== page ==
A humor piece from 1905 illustrates some of the dangers of letting your “cuff notes” get into the wrong hands; out of context. An upstanding writer going about his usual business made several notes on his cuffs: the name of the person who lent him bus fare; the date and time of a meeting with his publisher; the amount of money he needed to deposit in the bank to cover a check; a gift idea for a friend’s daughter’s wedding; a plot idea to improve his new book; a reminder about an upcoming sport-shooting outing with friends; and an appointment for a police detective to show him a seedy crime scene as part of research for his next book. His wife became irate when she discovered the notes:
M. Fortescue, 106 North Bank, St. John’s Wood.
Wednesday, 4 p.m. sharp.
Find twenty-five pounds Thursday, without fail.
Diamond ring not later than Friday.
Must kill one of Edith’s children.
Get gun before 26th.
(Opium den) Tower Hill, Monday, 9:15. – Boston Herald.
The Minneapolis Journal, July 11, 1905, page 14.
“Cuff notes” and “shirt-cuff notes” were also used figuratively:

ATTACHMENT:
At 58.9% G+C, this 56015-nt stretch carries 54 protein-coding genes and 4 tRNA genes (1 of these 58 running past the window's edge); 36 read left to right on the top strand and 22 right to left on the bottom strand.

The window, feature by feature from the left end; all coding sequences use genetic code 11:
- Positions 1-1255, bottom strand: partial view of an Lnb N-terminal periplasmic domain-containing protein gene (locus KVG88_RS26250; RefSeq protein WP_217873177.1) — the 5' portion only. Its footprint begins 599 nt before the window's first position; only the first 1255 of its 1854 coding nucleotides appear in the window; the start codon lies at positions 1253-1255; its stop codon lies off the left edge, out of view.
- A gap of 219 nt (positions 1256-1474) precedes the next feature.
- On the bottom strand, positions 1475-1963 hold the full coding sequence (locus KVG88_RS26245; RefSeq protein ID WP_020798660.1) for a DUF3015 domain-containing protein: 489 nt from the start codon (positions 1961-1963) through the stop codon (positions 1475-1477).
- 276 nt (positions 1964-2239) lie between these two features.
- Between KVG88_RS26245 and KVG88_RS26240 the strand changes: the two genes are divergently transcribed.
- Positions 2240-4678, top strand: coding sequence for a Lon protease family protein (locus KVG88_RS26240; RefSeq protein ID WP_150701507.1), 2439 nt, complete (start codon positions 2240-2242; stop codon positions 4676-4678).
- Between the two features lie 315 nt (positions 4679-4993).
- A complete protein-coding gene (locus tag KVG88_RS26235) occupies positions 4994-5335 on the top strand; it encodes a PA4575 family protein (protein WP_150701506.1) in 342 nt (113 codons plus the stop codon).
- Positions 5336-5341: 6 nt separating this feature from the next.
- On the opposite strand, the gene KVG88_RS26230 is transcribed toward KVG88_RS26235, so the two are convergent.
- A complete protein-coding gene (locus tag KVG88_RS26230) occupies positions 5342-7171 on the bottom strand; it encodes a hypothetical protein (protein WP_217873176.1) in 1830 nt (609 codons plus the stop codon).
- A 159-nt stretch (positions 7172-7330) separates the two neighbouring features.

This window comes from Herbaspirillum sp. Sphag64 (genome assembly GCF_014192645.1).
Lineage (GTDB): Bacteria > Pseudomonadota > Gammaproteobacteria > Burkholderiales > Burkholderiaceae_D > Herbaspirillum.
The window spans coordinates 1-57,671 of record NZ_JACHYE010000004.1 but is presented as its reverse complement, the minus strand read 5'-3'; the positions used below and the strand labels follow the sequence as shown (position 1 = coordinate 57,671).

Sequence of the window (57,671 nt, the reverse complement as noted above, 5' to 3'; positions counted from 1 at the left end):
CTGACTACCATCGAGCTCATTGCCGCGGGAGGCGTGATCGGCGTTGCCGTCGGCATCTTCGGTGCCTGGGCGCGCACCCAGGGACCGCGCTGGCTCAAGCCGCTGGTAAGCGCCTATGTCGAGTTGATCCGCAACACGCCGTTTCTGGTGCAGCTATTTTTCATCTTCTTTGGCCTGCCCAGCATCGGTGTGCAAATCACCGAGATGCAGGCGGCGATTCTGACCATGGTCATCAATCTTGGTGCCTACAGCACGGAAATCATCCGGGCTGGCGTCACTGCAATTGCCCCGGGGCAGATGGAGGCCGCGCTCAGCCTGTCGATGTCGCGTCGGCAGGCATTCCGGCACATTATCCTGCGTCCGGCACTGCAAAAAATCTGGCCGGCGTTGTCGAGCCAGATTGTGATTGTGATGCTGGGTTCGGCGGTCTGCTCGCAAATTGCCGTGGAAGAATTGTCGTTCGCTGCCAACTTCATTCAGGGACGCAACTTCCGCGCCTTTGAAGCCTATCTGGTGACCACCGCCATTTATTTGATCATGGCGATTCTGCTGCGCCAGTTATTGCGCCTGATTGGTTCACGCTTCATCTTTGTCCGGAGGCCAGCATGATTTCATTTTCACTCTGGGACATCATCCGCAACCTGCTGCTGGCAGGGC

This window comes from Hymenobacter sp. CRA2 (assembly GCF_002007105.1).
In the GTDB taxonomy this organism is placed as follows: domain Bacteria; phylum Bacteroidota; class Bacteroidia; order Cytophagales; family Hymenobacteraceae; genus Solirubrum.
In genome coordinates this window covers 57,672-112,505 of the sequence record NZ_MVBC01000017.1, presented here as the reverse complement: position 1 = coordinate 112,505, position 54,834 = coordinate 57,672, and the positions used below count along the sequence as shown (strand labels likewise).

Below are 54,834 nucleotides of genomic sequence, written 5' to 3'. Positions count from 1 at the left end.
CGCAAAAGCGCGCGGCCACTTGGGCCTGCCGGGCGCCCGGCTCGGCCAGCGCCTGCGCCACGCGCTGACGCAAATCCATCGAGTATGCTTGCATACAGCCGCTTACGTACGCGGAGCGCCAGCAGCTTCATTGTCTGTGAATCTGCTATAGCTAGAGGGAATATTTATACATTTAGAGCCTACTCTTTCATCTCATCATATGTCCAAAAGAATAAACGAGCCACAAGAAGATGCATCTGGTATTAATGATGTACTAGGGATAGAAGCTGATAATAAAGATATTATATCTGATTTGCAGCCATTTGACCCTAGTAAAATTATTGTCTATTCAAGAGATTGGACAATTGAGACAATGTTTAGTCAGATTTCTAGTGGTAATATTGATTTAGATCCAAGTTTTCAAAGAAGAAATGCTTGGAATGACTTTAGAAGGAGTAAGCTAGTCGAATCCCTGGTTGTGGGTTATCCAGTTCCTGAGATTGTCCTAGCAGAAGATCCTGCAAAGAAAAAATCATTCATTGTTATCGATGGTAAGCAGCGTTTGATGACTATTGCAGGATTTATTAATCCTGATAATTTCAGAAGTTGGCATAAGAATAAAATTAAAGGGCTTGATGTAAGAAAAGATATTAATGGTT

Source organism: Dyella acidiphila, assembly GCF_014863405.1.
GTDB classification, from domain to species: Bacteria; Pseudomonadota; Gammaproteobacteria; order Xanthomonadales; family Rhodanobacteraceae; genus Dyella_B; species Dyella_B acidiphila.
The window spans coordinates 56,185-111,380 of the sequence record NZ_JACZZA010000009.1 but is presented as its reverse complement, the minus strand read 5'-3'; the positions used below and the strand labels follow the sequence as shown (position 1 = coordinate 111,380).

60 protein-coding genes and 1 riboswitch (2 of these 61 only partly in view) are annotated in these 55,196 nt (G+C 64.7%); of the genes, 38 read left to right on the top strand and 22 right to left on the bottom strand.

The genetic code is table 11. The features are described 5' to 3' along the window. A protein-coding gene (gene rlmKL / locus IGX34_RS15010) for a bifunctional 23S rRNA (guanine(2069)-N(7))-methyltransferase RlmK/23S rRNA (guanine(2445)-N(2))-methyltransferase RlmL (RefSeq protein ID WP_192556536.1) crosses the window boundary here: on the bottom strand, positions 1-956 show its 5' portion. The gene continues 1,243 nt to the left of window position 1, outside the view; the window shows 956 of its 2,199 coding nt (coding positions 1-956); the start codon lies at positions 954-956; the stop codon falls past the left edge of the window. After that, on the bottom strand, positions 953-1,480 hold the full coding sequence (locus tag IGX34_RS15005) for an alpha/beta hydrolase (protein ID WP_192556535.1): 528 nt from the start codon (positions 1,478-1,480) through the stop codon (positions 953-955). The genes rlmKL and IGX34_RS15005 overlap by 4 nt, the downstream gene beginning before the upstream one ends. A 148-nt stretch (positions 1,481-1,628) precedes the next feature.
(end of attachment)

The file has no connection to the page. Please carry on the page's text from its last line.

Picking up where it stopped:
In the dialogue, Schnitzler sets for the that sixth sense of those who write realistic poems and stories – the sort of sense that permits an author to take shirt-cuff notes of any life experience, even though the subject under scrutiny be one bound to the writer by close bonds of blood or affection.
New York Times, January 12, 1908.
The book is composed of an abundance of practical information on building, illustrations of some very ugly villas designed by the authors, a few good designs by other hands, a chapter of shirt-cuff notes on the history of architecture, and a preface by the Duke of Argyll.
The Spectator, Volume 107, October 14, 1911, page 598.
Politicians were known to read speeches from their cuffs:
Oratory in the House Comes High
Washington. – The craze for statistics has invaded the most sacred of precincts. It has attacked, assaulted, indicted and convinced the most parlous of statisticians themselves – the members of congress.
Proof, by statistics furnished right on the floor of the house, that the speeches there cost more than the total amounts of many of the items under discussion has left the entire aggregation in chronic terror that, when their most flowery orations are being speeded on their way to the morgue of the Congressional Record, some treacherous antagonist may arise, reverse his cuffs and read off evidence that the honorable gentleman’s silence would be golden.
. . . The state department had an item of $237.66 for horseshoeing. Missouri representatives declared they were from the “show me state.” The secretary of state couldn’t show the shoes, which had been worn out. There was a quarter of an hour of oratory when up rose a representative from Pennsylvania. “Gentlemen,” he said, “It costs $10,000 an hour to run this house, and we have already spent $2,500 worth of words trying to skin a $237 item. Let’s quit.”